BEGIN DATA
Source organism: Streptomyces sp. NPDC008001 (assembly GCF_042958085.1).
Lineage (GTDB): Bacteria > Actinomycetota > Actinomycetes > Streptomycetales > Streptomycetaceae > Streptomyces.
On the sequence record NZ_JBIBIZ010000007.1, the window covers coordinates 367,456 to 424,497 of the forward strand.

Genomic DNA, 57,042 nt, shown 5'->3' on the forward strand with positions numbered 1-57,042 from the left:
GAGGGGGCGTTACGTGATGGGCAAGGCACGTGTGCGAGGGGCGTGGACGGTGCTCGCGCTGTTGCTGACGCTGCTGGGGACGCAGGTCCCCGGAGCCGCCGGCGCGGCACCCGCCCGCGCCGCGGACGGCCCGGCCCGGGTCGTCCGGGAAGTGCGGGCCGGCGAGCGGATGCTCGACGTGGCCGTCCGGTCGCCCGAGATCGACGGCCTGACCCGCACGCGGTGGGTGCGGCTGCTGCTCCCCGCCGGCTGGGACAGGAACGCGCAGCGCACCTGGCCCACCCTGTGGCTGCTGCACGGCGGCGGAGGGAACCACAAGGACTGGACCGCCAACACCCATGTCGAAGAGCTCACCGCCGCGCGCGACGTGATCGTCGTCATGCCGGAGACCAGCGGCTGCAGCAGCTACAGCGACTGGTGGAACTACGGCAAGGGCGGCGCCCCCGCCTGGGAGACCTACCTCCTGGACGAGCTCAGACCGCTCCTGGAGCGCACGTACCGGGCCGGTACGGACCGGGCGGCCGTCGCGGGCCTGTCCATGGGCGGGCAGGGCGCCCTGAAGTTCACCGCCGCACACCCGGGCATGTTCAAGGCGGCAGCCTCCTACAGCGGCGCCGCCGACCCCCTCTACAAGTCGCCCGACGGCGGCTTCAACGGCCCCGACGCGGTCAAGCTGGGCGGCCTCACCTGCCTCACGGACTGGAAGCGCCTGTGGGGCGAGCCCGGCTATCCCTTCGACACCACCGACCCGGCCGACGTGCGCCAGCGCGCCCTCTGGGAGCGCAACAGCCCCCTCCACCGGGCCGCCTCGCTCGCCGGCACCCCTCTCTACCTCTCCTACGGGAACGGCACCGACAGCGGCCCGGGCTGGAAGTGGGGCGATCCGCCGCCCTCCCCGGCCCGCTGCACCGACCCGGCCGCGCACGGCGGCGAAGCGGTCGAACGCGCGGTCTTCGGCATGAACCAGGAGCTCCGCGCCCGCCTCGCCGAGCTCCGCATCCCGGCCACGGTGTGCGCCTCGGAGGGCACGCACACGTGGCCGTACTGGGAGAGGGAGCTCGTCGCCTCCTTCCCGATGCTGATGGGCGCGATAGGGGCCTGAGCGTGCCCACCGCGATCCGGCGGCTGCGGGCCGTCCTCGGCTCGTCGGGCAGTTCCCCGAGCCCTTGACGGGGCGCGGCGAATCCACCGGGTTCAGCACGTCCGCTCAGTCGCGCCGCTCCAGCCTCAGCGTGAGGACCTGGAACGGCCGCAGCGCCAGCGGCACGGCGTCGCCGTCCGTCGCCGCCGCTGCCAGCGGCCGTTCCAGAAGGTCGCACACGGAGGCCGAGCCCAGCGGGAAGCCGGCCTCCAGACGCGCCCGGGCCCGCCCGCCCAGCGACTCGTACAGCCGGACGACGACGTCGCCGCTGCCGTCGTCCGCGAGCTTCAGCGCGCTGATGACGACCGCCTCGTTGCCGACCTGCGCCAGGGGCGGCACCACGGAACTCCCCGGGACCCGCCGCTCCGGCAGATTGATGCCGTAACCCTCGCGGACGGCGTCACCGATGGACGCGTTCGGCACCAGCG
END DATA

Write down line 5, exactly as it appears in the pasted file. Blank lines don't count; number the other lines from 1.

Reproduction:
GAGGGGGCGTTACGTGATGGGCAAGGCACGTGTGCGAGGGGCGTGGACGGTGCTCGCGCTGTTGCTGACGCTGCTGGGGACGCAGGTCCCCGGAGCCGCCGGCGCGGCACCCGCCCGCGCCGCGGACGGCCCGGCCCGGGTCGTCCGGGAAGTGCGGGCCGGCGAGCGGATGCTCGACGTGGCCGTCCGGTCGCCCGAGATCGACGGCCTGACCCGCACGCGGTGGGTGCGGCTGCTGCTCCCCGCCGGCTGGGACAGGAACGCGCAGCGCACCTGGCCCACCCTGTGGCTGCTGCACGGCGGCGGAGGGAACCACAAGGACTGGACCGCCAACACCCATGTCGAAGAGCTCACCGCCGCGCGCGACGTGATCGTCGTCATGCCGGAGACCAGCGGCTGCAGCAGCTACAGCGACTGGTGGAACTACGGCAAGGGCGGCGCCCCCGCCTGGGAGACCTACCTCCTGGACGAGCTCAGACCGCTCCTGGAGCGCACGTACCGGGCCGGTACGGACCGGGCGGCCGTCGCGGGCCTGTCCATGGGCGGGCAGGGCGCCCTGAAGTTCACCGCCGCACACCCGGGCATGTTCAAGGCGGCAGCCTCCTACAGCGGCGCCGCCGACCCCCTCTACAAGTCGCCCGACGGCGGCTTCAACGGCCCCGACGCGGTCAAGCTGGGCGGCCTCACCTGCCTCACGGACTGGAAGCGCCTGTGGGGCGAGCCCGGCTATCCCTTCGACACCACCGACCCGGCCGACGTGCGCCAGCGCGCCCTCTGGGAGCGCAACAGCCCCCTCCACCGGGCCGCCTCGCTCGCCGGCACCCCTCTCTACCTCTCCTACGGGAACGGCACCGACAGCGGCCCGGGCTGGAAGTGGGGCGATCCGCCGCCCTCCCCGGCCCGCTGCACCGACCCGGCCGCGCACGGCGGCGAAGCGGTCGAACGCGCGGTCTTCGGCATGAACCAGGAGCTCCGCGCCCGCCTCGCCGAGCTCCGCATCCCGGCCACGGTGTGCGCCTCGGAGGGCACGCACACGTGGCCGTACTGGGAGAGGGAGCTCGTCGCCTCCTTCCCGATGCTGATGGGCGCGATAGGGGCCTGAGCGTGCCCACCGCGATCCGGCGGCTGCGGGCCGTCCTCGGCTCGTCGGGCAGTTCCCCGAGCCCTTGACGGGGCGCGGCGAATCCACCGGGTTCAGCACGTCCGCTCAGTCGCGCCGCTCCAGCCTCAGCGTGAGGACCTGGAACGGCCGCAGCGCCAGCGGCACGGCGTCGCCGTCCGTCGCCGCCGCTGCCAGCGGCCGTTCCAGAAGGTCGCACACGGAGGCCGAGCCCAGCGGGAAGCCGGCCTCCAGACGCGCCCGGGCCCGCCCGCCCAGCGACTCGTACAGCCGGACGACGACGTCGCCGCTGCCGTCGTCCGCGAGCTTCAGCGCGCTGATGACGACCGCCTCGTTGCCGACCTGCGCCAGGGGCGGCACCACGGAACTCCCCGGGACCCGCCGCTCCGGCAGATTGATGCCGTAACCCTCGCGGACGGCGTCACCGATGGACGCGTTCGGCACCAGCG